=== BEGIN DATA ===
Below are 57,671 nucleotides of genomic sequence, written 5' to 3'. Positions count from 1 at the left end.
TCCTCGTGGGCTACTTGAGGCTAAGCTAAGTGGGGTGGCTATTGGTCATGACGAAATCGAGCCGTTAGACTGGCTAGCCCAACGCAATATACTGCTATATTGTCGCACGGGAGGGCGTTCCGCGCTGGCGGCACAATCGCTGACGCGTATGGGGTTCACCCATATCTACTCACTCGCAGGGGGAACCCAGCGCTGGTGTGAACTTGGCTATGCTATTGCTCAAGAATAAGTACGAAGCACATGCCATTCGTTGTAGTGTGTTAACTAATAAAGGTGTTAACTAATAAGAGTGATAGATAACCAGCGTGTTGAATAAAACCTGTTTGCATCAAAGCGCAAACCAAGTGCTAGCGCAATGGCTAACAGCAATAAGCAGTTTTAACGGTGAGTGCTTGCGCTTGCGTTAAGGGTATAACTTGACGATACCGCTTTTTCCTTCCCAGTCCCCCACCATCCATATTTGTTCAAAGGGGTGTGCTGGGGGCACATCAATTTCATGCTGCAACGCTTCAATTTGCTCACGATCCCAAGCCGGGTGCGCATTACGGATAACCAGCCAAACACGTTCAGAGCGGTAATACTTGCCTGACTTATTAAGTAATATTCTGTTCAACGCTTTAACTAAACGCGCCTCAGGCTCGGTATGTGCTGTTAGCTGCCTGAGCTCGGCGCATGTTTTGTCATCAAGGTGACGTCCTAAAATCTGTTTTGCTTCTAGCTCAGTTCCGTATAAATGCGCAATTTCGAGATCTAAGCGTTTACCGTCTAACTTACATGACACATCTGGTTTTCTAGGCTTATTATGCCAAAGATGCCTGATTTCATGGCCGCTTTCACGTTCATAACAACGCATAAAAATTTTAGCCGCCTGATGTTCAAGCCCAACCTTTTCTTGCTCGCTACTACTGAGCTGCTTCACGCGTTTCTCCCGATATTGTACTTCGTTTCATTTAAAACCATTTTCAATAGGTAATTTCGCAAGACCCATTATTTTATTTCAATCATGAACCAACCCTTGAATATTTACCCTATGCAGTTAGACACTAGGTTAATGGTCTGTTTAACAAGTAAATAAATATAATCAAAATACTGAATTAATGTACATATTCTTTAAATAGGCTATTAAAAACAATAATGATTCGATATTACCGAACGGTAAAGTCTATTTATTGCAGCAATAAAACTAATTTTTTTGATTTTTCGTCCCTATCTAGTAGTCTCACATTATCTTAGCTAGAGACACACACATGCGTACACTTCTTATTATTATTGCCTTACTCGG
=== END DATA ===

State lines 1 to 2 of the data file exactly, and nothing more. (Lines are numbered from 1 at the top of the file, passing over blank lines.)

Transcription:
Below are 57,671 nucleotides of genomic sequence, written 5' to 3'. Positions count from 1 at the left end.
TCCTCGTGGGCTACTTGAGGCTAAGCTAAGTGGGGTGGCTATTGGTCATGACGAAATCGAGCCGTTAGACTGGCTAGCCCAACGCAATATACTGCTATATTGTCGCACGGGAGGGCGTTCCGCGCTGGCGGCACAATCGCTGACGCGTATGGGGTTCACCCATATCTACTCACTCGCAGGGGGAACCCAGCGCTGGTGTGAACTTGGCTATGCTATTGCTCAAGAATAAGTACGAAGCACATGCCATTCGTTGTAGTGTGTTAACTAATAAAGGTGTTAACTAATAAGAGTGATAGATAACCAGCGTGTTGAATAAAACCTGTTTGCATCAAAGCGCAAACCAAGTGCTAGCGCAATGGCTAACAGCAATAAGCAGTTTTAACGGTGAGTGCTTGCGCTTGCGTTAAGGGTATAACTTGACGATACCGCTTTTTCCTTCCCAGTCCCCCACCATCCATATTTGTTCAAAGGGGTGTGCTGGGGGCACATCAATTTCATGCTGCAACGCTTCAATTTGCTCACGATCCCAAGCCGGGTGCGCATTACGGATAACCAGCCAAACACGTTCAGAGCGGTAATACTTGCCTGACTTATTAAGTAATATTCTGTTCAACGCTTTAACTAAACGCGCCTCAGGCTCGGTATGTGCTGTTAGCTGCCTGAGCTCGGCGCATGTTTTGTCATCAAGGTGACGTCCTAAAATCTGTTTTGCTTCTAGCTCAGTTCCGTATAAATGCGCAATTTCGAGATCTAAGCGTTTACCGTCTAACTTACATGACACATCTGGTTTTCTAGGCTTATTATGCCAAAGATGCCTGATTTCATGGCCGCTTTCACGTTCATAACAACGCATAAAAATTTTAGCCGCCTGATGTTCAAGCCCAACCTTTTCTTGCTCGCTACTACTGAGCTGCTTCACGCGTTTCTCCCGATATTGTACTTCGTTTCATTTAAAACCATTTTCAATAGGTAATTTCGCAAGACCCATTATTTTATTTCAATCATGAACCAACCCTTGAATATTTACCCTATGCAGTTAGACACTAGGTTAATGGTCTGTTTAACAAGTAAATAAATATAATCAAAATACTGAATTAATGTACATATTCTTTAAATAGGCTATTAAAAACAATAATGATTCGATATTACCGAACGGTAAAGTCTATTTATTGCAGCAATAAAACTAATTTTTTTGATTTTTCGTCCCTATCTAGTAGTCTCACATTATCTTAGCTAGAGACACACACATGCGTACACTTCTTATTATTATTGCCTTACTCGG